It’s important to draw the distinction, especially with the debate around whether this pattern has any value or not. Referring to your ORM itself as a Repository makes it easy for people to make the conceptual leap that allows them to just plug Entity Framework straight into their business service classes without the additional layer of abstraction, but on the other hand it can cause a bit of confusion if you then start saying that “the Repository pattern is harmful.” That’s why I’m now being careful to use the term “Repository” to refer to Entity Framework, NHibernate or the RavenDB client itself, and the term “Repository Facade” to refer to the practice of adding an extra abstraction layer around it.

Why feature switches?

The key feature of Dolstagis.Web is that it builds the concept of feature switches and Branch by Abstraction right into its core. To anyone who recalls the position that I adopted three years ago in The Great Feature Branch Debate, this will no doubt come as a bit of a surprise. Am I jumping the shark here?

Not really. I may have been objecting at the time to the black-and-white “feature branches bad, feature toggles good” line being adopted by Martin Fowler and his ThoughtWorks colleagues, but my own opinion is somewhat more nuanced than the polar opposite of “feature toggles bad, feature branches good.” There are actually a lot of clever things that you can do with feature toggles:

  • You can set them to flip at a specific date and time, for example, if you want to launch something at a conference.
  • You can have them go by IP address. For example, country-specific features.
  • You can use them for A/B testing.
  • You can use them to turn off features and degrade your site’s performance gracefully under load.
  • You may occasionally have a feature that needs to be turned off in order to perform a specific upgrade.

The problem with feature switches is that when they are used as an alternative to branching and merging, you are regularly deploying code into your production environment that you know for a fact to be buggy, immature and incorrect. If your feature switches aren’t properly architected, this can end up being exposed to the general public — with disastrous results. Breaking your tasks down into small user stories can help, but this is not always the case.

The commonest mistake here is that your feature switch doesn’t switch everything. On an ASP.NET web application, for example, it may switch out your controllers, or your routes, but you will still have the same views, the same JavaScript, the same CSS and the same images and other static assets available for both the “on” and “off” states. It’s difficult to turn static assets on or off when by default they’re all served up by IIS from your web application’s filespace.

Dolstagis.Web gets round this problem quite simply by requiring you to expose your static files and your views explicitly in your feature definition classes. If it hasn’t been added, it won’t be shown: it’s as simple as that. In fact, you aren’t even limited to using your application filespace: you could just as easily include your static files and views as resources within your assembly. You can even have the feature that you are toggling in a separate assembly altogether, and modify your build process so that your production version doesn’t even have a copy of the immature and buggy code.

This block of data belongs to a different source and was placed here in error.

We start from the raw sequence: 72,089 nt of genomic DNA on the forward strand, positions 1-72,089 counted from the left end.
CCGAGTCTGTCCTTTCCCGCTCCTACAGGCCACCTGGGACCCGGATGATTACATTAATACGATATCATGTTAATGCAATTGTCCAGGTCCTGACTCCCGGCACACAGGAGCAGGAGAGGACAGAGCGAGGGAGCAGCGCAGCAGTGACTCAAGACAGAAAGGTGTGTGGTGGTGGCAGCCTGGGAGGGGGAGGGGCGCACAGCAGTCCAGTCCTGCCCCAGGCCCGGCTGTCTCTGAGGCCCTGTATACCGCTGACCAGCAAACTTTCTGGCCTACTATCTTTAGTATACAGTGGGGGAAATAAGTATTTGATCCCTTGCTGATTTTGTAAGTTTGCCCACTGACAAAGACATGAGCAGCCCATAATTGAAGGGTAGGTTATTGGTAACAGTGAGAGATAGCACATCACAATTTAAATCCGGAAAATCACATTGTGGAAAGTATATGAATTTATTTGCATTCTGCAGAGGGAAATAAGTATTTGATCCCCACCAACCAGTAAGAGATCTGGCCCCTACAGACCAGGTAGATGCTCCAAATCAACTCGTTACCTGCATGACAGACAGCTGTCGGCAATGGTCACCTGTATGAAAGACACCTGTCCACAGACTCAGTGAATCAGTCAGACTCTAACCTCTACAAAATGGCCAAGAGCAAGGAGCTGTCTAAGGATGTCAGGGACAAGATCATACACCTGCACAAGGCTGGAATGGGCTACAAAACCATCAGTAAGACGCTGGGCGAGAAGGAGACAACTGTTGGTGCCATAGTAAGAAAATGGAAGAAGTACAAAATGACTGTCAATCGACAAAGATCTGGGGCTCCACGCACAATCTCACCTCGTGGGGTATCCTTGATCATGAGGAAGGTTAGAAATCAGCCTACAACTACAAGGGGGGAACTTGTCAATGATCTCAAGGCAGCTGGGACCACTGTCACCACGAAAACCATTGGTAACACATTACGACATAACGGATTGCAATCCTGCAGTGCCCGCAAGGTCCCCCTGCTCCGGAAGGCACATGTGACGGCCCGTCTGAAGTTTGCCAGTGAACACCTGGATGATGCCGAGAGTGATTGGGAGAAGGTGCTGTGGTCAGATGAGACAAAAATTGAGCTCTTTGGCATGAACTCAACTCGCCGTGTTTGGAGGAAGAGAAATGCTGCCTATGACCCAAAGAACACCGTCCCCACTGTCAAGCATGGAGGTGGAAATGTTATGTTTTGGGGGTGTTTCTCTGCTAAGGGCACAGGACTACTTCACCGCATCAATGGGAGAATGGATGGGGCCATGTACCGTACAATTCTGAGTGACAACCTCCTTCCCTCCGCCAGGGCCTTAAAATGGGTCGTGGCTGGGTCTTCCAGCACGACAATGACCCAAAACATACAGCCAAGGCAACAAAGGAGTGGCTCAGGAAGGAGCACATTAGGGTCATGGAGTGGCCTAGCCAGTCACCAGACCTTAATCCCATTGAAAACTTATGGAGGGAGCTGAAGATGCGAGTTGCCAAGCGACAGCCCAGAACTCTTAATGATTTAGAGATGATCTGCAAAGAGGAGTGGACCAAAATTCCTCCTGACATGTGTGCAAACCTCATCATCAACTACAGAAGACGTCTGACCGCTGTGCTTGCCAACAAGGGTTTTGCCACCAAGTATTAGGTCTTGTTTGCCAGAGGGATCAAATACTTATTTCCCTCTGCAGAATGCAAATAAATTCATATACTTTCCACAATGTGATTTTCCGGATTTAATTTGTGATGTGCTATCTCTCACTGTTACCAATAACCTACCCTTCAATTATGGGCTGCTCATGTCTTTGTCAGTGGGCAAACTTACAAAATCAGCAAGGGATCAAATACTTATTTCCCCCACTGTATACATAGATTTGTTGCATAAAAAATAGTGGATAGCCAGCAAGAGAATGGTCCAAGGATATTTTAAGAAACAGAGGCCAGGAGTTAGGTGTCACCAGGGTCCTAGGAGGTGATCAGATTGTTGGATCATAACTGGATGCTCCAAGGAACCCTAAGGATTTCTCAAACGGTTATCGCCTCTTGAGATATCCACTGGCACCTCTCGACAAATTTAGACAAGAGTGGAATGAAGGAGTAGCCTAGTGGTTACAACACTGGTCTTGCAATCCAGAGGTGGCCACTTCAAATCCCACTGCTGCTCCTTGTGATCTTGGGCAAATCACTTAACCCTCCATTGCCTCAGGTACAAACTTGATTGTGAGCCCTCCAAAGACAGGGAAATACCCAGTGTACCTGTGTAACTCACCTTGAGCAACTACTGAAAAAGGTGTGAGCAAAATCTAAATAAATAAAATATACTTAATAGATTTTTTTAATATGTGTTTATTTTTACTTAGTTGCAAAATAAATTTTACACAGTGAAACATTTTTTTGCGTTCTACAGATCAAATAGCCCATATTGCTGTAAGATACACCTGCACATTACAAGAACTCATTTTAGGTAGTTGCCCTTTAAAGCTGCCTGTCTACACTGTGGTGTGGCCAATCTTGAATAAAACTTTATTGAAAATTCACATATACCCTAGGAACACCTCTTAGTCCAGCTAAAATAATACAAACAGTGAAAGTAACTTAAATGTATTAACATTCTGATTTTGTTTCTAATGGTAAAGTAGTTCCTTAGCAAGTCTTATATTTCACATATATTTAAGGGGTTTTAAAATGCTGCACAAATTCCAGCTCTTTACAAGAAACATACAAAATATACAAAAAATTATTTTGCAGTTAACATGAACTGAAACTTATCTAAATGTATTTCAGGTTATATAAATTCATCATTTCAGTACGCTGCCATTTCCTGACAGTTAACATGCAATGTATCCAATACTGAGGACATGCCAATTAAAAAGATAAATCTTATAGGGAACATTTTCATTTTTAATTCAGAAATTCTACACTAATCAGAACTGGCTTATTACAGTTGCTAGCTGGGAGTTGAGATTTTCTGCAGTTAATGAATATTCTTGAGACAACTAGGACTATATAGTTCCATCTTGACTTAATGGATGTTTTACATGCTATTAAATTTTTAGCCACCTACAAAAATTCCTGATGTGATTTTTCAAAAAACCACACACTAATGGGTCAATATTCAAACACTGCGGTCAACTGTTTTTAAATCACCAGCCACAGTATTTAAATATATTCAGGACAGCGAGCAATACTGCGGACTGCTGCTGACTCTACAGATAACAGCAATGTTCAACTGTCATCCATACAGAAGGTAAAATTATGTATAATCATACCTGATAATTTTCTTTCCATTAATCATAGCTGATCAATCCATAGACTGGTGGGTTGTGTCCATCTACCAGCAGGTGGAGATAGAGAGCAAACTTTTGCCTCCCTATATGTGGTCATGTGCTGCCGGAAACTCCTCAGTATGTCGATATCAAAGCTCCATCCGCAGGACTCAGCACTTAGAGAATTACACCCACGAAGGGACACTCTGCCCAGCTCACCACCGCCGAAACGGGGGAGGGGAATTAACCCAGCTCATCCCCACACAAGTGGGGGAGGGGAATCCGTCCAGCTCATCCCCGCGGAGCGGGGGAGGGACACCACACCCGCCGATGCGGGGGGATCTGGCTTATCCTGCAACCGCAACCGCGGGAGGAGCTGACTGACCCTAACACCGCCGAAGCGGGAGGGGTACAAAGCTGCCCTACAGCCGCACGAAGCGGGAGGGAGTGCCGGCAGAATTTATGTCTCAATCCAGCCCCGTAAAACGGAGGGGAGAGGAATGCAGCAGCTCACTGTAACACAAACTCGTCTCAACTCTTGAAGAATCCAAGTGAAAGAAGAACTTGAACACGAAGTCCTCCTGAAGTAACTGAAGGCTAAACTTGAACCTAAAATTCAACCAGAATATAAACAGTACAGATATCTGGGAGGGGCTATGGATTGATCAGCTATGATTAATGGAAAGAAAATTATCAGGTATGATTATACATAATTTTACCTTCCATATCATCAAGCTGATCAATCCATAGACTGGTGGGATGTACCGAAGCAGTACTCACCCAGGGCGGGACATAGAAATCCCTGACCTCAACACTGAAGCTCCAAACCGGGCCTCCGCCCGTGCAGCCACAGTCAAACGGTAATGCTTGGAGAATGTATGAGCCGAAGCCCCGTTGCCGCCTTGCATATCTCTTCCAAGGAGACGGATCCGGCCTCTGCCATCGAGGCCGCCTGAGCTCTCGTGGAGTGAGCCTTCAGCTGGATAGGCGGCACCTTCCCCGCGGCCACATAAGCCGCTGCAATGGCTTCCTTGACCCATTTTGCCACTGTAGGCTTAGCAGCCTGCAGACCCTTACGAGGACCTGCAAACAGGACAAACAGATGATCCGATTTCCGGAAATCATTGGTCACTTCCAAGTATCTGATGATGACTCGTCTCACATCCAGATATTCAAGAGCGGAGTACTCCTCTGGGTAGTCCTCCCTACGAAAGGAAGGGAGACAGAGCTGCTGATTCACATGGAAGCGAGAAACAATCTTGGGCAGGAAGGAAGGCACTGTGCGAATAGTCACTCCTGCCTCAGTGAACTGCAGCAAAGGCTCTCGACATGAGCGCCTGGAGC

Of course this doesn’t guarantee you that you’ll get your feature switches right, and there are still ways in which you can get them wrong, but hopefully this approach will help to make it easier to avoid running into problems.

Query Objects: a better approach than your BLL/repository

If you’ve been following what I’ve been saying here on my blog and on the ASP.NET forums over the past month or so, you’ll no doubt realise that I’m not a fan of the traditional layered architecture, with your presentation layer only allowed to talk to your business layer, your business layer only allowed to talk to your repository, only your repository allowed to talk to your ORM, and all of them in separate assemblies for no reason whatsoever other than That Is How You Are Supposed To Do It. It adds a lot of friction and ceremony, it restricts you in ways that are harmful, its only benefits are unnecessary and dubious, and every implementation of it that I’ve come across has been horrible.

Here’s a far better approach:

public class BlogController : Controller
{
    private IBlogContext _context;

    public BlogController(IBlogContext context)
    {
        _context = context;
    }

    public ActionResult ShowPosts(PostsQuery query)
    {
        query.PrefetchComments = false;
        var posts = query.GetPosts(_context);
        return View(posts);
    }
}

[Bind(Exclude="PrefetchComments")]
public class PostsQuery
{
    private const int DefaultPageSize = 10;

    public int? PageNumber { get; set; }
    public int? PageSize { get; set; }
    public bool Descending { get; set; }
    public bool PrefetchComments { get; set; }

    public IQueryable<Post> GetPosts(IBlogContext context)
    {
        var posts = Descending
            ? context.Posts.OrderByDescending
                (post => post.PostDate)
            : context.Posts.OrderBy(post => post.PostDate);
        if (PrefetchComments) {
            posts = posts.Include("Comments");
        }
        if (PageNumber.HasValue && PageNumber > 1) {
            posts = posts.Skip
                ((PageNumber - 1) * (PageSize ?? DefaultPageSize));
        }
        posts = posts.Take(PageSize ?? DefaultPageSize);
        return posts;
    }
}

A few points to note here.

First, you are injecting your Entity Framework DbContext subclass (the implementation of IBlogContext) directly into your controllers. Get over it: it’s not as harmful as you think it is. Your IOC container can (and should) manage its lifecycle.

Secondly, your query object follows the Open/Closed Principle: you can easily add new sorting and filtering options without having to modify either the method signatures of your controllers or its own other properties and methods. With a query method on your Repository, on the other hand, adding new options would be a breaking change.

Thirdly, it is very easy to avoid SELECT n+1 problems on the one hand while at the same time not fetching screeds of data that you don’t need on the other, as the PrefetchComments property illustrates.

Fourthly, this approach is no less testable than your traditional BLL/BOL/DAL approach. By mocking your IBlogContext and IDbSet<T> interfaces, you can test your query object in isolation from your database. You would need to hit the database for more advanced Entity Framework features of course, but the same would be true with query methods on your repository.

Fifthly, note that your query object is automatically created and populated with the correct settings by ASP.NET MVC’s model binder.

All in all, a very simple, elegant and DRY approach.

(Hat tip: Jimmy Bogard for the original inspiration. This version simply adds the twist of having your query objects created and initialised by ASP.NET MVC’s model binder.)